That showing led to Bloomberg dropping on Wednesday morning, arguing that "after yesterday’s results, the delegate math has become virtually impossible — and a viable path to the nomination no longer exists."
Bloomberg's dollar-for-delegate tradeoff has been massive, but that investment is magnified when compared to how many delegates Biden is poised to win in states where he spent markedly less.
Despite not spending a dime on the air in Massachusetts, Biden is projected to win the state. Bloomberg, who spent almost $10 million there on those ads, is at 12 percent with 95 percent of precincts reporting.
In Texas, Bloomberg spent $52 million on TV and radio ads and appears to be poised for a distant third-place finish. Biden is the projected winner there, having spent about $463,000 on those ads.
Overall, Bloomberg spent just over $112 million on the airwaves in the Super Tuesday states that the NBC News' Decision Desk projects Biden will win. Biden spent $1.4 million on the airwaves in those states he's projected to win.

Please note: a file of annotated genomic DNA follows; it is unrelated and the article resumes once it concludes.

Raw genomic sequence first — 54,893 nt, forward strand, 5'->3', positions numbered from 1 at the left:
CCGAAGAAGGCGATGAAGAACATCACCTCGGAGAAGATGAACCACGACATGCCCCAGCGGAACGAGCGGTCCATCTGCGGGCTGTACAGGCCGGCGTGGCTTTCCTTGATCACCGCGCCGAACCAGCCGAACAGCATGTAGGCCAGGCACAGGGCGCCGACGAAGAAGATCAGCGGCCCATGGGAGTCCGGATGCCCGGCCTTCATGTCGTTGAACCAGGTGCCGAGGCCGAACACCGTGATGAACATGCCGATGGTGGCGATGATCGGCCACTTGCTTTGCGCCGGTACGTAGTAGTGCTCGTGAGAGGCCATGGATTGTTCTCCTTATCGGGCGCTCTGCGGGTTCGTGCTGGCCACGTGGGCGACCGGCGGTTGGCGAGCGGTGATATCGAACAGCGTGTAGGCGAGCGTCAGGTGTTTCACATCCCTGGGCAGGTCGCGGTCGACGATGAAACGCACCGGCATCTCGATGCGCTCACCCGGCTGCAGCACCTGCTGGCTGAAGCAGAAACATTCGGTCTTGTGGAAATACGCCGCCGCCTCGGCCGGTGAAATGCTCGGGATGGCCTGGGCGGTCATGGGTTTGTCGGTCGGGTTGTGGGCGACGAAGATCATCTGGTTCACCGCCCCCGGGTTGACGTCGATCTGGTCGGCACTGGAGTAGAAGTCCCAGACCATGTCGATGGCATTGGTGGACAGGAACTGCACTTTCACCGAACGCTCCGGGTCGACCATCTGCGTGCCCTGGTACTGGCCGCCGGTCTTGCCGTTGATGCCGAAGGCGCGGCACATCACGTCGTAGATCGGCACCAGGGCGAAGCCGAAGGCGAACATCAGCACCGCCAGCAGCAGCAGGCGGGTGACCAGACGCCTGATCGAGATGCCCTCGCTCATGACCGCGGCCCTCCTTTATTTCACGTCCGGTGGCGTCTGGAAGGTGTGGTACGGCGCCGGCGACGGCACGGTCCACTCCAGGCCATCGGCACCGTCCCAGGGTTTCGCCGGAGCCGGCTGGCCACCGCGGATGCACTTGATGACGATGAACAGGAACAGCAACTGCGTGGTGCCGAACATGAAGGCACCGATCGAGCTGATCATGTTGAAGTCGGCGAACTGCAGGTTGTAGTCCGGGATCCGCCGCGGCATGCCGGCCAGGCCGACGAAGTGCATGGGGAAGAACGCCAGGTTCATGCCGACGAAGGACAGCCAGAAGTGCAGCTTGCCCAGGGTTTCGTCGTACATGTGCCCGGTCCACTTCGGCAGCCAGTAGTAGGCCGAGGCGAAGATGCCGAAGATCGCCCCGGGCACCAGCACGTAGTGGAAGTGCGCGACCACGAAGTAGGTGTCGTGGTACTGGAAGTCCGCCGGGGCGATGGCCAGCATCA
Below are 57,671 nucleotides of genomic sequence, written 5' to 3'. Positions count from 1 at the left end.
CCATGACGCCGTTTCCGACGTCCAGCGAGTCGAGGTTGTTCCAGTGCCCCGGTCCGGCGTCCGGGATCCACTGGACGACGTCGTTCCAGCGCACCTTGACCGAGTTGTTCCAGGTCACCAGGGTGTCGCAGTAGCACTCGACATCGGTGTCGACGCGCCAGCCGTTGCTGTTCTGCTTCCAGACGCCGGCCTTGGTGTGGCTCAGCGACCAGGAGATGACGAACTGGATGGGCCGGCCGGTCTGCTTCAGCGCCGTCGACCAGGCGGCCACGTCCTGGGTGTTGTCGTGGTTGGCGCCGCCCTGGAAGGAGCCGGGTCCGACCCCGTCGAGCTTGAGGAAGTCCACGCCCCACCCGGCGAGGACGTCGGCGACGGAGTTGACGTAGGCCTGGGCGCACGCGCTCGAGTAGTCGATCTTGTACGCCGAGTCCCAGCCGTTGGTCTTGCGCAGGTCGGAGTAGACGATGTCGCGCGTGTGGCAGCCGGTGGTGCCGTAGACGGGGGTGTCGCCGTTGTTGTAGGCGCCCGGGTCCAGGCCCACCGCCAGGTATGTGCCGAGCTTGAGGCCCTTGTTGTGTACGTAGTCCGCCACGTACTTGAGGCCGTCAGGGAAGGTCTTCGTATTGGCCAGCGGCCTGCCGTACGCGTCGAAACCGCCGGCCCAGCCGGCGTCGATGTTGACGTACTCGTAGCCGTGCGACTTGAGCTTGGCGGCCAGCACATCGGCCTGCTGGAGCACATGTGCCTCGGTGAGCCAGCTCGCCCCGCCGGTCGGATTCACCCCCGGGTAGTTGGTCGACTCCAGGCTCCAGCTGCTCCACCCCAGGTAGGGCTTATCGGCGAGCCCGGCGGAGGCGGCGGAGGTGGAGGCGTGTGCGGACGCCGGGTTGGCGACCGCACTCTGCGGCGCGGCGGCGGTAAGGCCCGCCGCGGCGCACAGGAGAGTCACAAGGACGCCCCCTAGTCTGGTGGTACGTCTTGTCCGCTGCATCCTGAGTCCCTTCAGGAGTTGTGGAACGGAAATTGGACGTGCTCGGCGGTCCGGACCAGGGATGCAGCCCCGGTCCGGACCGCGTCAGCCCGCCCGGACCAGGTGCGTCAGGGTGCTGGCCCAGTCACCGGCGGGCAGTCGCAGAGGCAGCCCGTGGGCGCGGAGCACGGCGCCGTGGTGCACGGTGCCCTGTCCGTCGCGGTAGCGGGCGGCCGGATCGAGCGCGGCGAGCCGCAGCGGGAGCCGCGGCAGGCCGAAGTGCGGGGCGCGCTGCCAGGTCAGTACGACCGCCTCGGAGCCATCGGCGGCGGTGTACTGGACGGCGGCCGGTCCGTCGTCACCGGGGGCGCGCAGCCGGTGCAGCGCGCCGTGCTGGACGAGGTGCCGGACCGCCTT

So far, Biden is projected to net 400 delegates on Super Tuesday alone.
Sanders launches three new ads targeting Biden
Bernie Sanders launched three new ads on Wednesday in nine states targeting former Vice President Joe Biden as the race rapidly narrowed following Biden's Super Tuesday victories.
One of the ads, "Feel the Bern," focuses on past comments then-President Barack Obama made about Sanders, complimenting him for being authentic and someone who has gotten bills passed for veterans. It's a new kind of ad for Sanders, as his campaign typically likes to draw on Sanders being an outsider, rather than a deal-maker.